A review essay by Nalini Haynes
Where Oblivion Lives is a historical fantasy novel based on meticulous historical research. Diago is a member of the Los Nefilim, the Spanish branch of the nefilim. Nefilim are descended from angels and/or daemons who mated with humans. Diago has angel, daemon and human heritage so his history and his personality are complicated.
He’s also a musical virtuoso, haunted by his violin that was stolen years ago. The violin plays in Diago’s nightmares, reminding him of the past and warning him of a nightmarish future. His boss allows him to travel to Germany in search of the stolen violin. Spirits in the Rhine lure him to potential doom, nefilim are at war and, it being 1932, Diago is mistaken, repeatedly, for a Jew in a time when Jews are already the target of Nazi vilification.
Gay Paris is outdone by pansexual Spain
Diago and Miquel are a gay couple in love but they’re usually discrete in public. Early in the novel
A sudden pang of envy clouded [Diago’s] eyes. He wondered what it would be like to openly kiss Miquel in public and not disguise their gestures as whispers.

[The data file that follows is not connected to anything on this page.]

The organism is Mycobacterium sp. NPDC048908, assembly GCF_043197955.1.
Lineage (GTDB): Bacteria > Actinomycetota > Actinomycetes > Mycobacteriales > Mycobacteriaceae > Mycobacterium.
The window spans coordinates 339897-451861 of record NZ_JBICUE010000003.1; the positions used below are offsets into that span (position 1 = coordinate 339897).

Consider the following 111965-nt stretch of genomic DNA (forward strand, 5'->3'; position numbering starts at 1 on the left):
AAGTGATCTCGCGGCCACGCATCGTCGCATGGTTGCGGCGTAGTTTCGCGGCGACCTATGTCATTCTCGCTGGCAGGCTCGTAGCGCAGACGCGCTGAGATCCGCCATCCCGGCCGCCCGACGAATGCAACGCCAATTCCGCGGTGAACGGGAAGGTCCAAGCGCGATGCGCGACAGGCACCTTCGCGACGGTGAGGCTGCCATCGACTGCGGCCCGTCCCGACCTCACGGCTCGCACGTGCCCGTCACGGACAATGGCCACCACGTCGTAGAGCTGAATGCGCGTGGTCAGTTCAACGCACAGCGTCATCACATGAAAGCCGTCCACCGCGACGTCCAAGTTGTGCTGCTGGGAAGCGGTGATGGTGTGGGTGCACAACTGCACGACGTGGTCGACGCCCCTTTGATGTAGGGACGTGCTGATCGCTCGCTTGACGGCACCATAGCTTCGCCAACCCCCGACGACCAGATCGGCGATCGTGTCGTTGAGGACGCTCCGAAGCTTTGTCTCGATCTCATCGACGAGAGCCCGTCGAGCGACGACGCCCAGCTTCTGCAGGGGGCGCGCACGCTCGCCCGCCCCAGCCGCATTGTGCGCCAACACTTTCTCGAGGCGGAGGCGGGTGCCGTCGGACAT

Accurate representation of cultural norms for the era imposes significant restrictions on same sex couples. To violate social norms in 1932 invites violent repercussions. Thus their romance in safe spaces is appealing (awww) but Diago’s fear when Miquel discretely kisses him in public is saddening.
However, Diago experiments with flouting convention:
No sooner had the words [declaring that he is married to a man] left his mouth than a rush of freedom sent his pulse hammering, and he suddenly understood Miquel’s need to push societal boundaries (p. 134).
Diago’s character arc is complicated, with Diago more concerned about the Los Nefilim deciding he’s a traitor than about social conventions regarding traditional marriage. He’s a bit of a rebel, struggling with abiding by Los Nefilim rules while being steadfast in his monogamous love for his husband.
Later, Diago’s internal commentary reveals that homosexuals were often thought of as being mentally ill. Furthermore,
With enough money and influence, Spanish nobility had entered their young men into asylums on the pretext of insanity when their only crime involved loving another man (p.222).
And that’s the more palatable type of consequence that occurred historically. LGBT people and disabled people have a lot in common when it comes to abuse and vilification by bigots. This minor thread about social conventions with repercussions adds tonal depth and flavour to both the novel and Diago’s character.
Bisexual but monogamous